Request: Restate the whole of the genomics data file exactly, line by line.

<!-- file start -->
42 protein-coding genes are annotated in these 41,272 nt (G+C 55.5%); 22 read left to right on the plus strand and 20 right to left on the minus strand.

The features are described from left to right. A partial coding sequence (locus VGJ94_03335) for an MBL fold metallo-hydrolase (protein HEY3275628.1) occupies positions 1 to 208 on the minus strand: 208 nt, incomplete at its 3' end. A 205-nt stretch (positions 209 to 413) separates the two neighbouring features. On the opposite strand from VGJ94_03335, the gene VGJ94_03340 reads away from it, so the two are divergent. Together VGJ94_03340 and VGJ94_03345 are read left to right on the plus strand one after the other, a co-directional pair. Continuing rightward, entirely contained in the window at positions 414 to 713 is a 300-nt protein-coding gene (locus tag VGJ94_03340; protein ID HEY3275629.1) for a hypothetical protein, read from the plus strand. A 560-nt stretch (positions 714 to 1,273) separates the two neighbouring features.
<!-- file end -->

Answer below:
42 protein-coding genes are annotated in these 41,272 nt (G+C 55.5%); 22 read left to right on the plus strand and 20 right to left on the minus strand.

The features are described from left to right. A partial coding sequence (locus VGJ94_03335) for an MBL fold metallo-hydrolase (protein HEY3275628.1) occupies positions 1 to 208 on the minus strand: 208 nt, incomplete at its 3' end. A 205-nt stretch (positions 209 to 413) separates the two neighbouring features. On the opposite strand from VGJ94_03335, the gene VGJ94_03340 reads away from it, so the two are divergent. Together VGJ94_03340 and VGJ94_03345 are read left to right on the plus strand one after the other, a co-directional pair. Continuing rightward, entirely contained in the window at positions 414 to 713 is a 300-nt protein-coding gene (locus tag VGJ94_03340; protein ID HEY3275629.1) for a hypothetical protein, read from the plus strand. A 560-nt stretch (positions 714 to 1,273) separates the two neighbouring features.